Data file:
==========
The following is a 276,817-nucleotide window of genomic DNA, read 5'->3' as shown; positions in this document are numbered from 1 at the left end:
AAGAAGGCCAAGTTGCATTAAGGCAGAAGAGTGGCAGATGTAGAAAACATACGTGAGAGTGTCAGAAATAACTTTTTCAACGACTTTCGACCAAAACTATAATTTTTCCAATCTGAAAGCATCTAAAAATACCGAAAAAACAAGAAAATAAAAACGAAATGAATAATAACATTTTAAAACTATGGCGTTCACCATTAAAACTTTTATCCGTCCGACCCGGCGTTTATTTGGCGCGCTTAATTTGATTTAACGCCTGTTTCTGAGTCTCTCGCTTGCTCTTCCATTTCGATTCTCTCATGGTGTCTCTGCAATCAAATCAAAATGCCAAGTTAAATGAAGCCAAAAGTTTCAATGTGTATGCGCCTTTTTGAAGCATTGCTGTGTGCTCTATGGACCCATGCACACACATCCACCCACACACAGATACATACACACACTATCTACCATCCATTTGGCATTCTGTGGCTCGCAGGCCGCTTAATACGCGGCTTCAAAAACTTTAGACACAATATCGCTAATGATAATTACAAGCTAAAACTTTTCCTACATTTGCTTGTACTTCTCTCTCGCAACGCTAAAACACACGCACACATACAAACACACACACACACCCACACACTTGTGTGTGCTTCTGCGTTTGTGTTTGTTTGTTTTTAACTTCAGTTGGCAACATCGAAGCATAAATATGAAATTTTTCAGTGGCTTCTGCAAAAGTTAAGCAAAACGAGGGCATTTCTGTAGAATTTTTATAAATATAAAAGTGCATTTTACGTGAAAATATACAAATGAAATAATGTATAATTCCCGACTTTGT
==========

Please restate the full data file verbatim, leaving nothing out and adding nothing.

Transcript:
The following is a 276,817-nucleotide window of genomic DNA, read 5'->3' as shown; positions in this document are numbered from 1 at the left end:
AAGAAGGCCAAGTTGCATTAAGGCAGAAGAGTGGCAGATGTAGAAAACATACGTGAGAGTGTCAGAAATAACTTTTTCAACGACTTTCGACCAAAACTATAATTTTTCCAATCTGAAAGCATCTAAAAATACCGAAAAAACAAGAAAATAAAAACGAAATGAATAATAACATTTTAAAACTATGGCGTTCACCATTAAAACTTTTATCCGTCCGACCCGGCGTTTATTTGGCGCGCTTAATTTGATTTAACGCCTGTTTCTGAGTCTCTCGCTTGCTCTTCCATTTCGATTCTCTCATGGTGTCTCTGCAATCAAATCAAAATGCCAAGTTAAATGAAGCCAAAAGTTTCAATGTGTATGCGCCTTTTTGAAGCATTGCTGTGTGCTCTATGGACCCATGCACACACATCCACCCACACACAGATACATACACACACTATCTACCATCCATTTGGCATTCTGTGGCTCGCAGGCCGCTTAATACGCGGCTTCAAAAACTTTAGACACAATATCGCTAATGATAATTACAAGCTAAAACTTTTCCTACATTTGCTTGTACTTCTCTCTCGCAACGCTAAAACACACGCACACATACAAACACACACACACACCCACACACTTGTGTGTGCTTCTGCGTTTGTGTTTGTTTGTTTTTAACTTCAGTTGGCAACATCGAAGCATAAATATGAAATTTTTCAGTGGCTTCTGCAAAAGTTAAGCAAAACGAGGGCATTTCTGTAGAATTTTTATAAATATAAAAGTGCATTTTACGTGAAAATATACAAATGAAATAATGTATAATTCCCGACTTTGT